How to make an abstract in a thesis

Sometimes students think that this discussion of types of language is about vocabulary, but it's not. You don't need a fancy vocabulary to come up with bent spoon or limping dog or Mary told Margaret she hates me . It's not about imagination, either. If you have reached any kind of a reasoned conclusion, you must have had or read about or heard about relevant experiences. Finding concrete specifics doesn't require a big vocabulary or a vivid imagination, just the willingness to recall what you already know. If you really can't find any examples or specifics to support your general conclusion, chances are you don't really know what you're talking about (and we are all guilty of that more than we care to admit).

  Gail and Barry Giffen, with their daughter’s dog, Batmann, in their restored home’s great hall, which has its original stained-glass windows. PHOTO: KAMIL BIALOUS FOR THE WALL STREET JOURNAL By Leigh Kamping-Carder Some married couples settle into their retirement by downsizing. Gail and Barry Giffen are spending theirs restoring a mansion—a 1905 Tudor Revival in Victoria, Canada. “We wanted a historic house that needed lots of work,” said Mr. Giffen, 70, who ran a company in Alberta that handled disaster recovery. “We wanted to make it ours.” The house was designed by architect Samuel MacClure for a cold-storage entrepreneur named Biggerstaff Wilson. The property had only one additional owner until 2010, when a local developer purchased the nearly 2-acre lot […]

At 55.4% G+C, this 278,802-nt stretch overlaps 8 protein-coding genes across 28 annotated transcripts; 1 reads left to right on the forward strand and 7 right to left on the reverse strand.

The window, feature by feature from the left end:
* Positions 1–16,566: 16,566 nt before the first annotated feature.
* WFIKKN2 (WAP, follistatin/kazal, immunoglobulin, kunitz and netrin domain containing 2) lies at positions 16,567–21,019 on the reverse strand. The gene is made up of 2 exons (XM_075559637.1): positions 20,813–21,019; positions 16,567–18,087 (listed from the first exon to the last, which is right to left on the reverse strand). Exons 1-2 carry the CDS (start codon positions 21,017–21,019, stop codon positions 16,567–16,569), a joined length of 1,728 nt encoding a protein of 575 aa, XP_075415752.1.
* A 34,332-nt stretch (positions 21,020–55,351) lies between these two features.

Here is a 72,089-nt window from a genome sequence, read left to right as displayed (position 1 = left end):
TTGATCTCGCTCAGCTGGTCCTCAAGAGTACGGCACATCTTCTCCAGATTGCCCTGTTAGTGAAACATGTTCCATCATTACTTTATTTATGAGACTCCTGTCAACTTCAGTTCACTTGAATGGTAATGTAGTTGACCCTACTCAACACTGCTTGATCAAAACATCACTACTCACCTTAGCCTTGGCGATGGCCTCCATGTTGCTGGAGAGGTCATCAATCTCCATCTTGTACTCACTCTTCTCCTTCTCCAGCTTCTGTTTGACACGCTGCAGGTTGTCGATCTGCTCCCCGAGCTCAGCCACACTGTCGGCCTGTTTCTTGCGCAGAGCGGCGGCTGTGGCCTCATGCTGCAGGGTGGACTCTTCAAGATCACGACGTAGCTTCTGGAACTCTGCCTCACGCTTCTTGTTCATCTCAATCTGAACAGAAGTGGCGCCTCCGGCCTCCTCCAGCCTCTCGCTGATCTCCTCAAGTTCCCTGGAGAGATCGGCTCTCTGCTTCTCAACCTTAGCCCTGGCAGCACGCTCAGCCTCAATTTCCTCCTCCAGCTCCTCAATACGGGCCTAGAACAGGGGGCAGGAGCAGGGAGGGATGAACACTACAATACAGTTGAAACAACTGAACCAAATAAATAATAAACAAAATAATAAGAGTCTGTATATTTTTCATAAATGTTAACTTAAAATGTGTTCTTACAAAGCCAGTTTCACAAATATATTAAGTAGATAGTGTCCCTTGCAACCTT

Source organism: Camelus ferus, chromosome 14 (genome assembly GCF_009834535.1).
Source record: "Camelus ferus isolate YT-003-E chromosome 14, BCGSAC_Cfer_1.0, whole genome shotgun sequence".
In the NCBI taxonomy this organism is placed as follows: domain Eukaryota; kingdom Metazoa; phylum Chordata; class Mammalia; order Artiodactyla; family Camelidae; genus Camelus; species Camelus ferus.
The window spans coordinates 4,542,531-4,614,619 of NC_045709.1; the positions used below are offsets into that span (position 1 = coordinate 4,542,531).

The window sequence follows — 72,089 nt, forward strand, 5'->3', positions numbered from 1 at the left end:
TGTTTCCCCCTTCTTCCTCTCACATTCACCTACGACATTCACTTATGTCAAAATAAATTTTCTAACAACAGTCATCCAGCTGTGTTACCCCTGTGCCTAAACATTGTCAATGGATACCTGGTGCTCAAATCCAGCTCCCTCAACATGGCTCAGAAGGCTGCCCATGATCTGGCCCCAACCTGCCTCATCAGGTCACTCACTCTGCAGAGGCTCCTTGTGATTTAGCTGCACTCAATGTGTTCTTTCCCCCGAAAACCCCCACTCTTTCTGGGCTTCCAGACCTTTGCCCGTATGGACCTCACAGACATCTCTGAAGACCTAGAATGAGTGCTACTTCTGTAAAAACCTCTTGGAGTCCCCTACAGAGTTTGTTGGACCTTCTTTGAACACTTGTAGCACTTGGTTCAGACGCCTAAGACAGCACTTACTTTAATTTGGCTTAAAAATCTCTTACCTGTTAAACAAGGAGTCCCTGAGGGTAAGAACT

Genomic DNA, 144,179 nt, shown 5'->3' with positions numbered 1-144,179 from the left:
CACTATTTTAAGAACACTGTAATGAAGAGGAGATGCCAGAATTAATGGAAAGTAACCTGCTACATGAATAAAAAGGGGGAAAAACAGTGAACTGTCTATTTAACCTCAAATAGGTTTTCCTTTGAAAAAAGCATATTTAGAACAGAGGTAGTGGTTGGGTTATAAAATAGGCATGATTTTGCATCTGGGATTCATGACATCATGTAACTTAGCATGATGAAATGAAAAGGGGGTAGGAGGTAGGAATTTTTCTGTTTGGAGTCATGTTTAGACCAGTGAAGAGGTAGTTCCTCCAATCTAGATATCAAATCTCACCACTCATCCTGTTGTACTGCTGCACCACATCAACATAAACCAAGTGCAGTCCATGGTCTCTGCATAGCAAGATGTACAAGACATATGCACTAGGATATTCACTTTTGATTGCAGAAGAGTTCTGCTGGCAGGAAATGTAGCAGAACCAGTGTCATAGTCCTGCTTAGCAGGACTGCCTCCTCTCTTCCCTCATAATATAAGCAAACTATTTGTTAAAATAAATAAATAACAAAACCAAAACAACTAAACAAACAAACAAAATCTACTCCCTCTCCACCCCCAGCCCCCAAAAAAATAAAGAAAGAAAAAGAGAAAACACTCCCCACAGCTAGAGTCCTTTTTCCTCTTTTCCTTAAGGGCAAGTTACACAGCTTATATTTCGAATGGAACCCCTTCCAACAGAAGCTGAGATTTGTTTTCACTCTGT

I’d suggest cutting out black altogether for a while. It’s hard to use effectively when you’re just starting out, and it’s also easy to make more interesting darks by mixing other darks together, such as Paynes Gray and Van Dyke Brown or Burnt Sienna. Consider your values – where are the lights and darks and are they leading the eye around the page? And here are two posts on composition – play with a few and see what feels good and how they work:
http:///2015/02/3-easy-ways-to-create-interesting-compositions/
http:///2017/05/3-ways-create-interesting-compositions/

The idea of “removing” or “pulling away” connects abstract to extract , which stems from Latin through the combination of trahere with the prefix ex- , meaning “out of” or “away from.” Extract forms a kind of mirror image of abstract : more common as a verb, but also used as a noun and adjective. The adjective, meaning “derived or descended,” is now obsolete, as is a sense of the noun that overlapped with abstract , “summary.” The words intersected and have separated in modern English, but it’s easy to see that abstract applies to something that has been summarized, and summarized means “extracted from a larger work.”

How to make an abstract in a thesis

how to make an abstract in a thesis

The idea of “removing” or “pulling away” connects abstract to extract , which stems from Latin through the combination of trahere with the prefix ex- , meaning “out of” or “away from.” Extract forms a kind of mirror image of abstract : more common as a verb, but also used as a noun and adjective. The adjective, meaning “derived or descended,” is now obsolete, as is a sense of the noun that overlapped with abstract , “summary.” The words intersected and have separated in modern English, but it’s easy to see that abstract applies to something that has been summarized, and summarized means “extracted from a larger work.”

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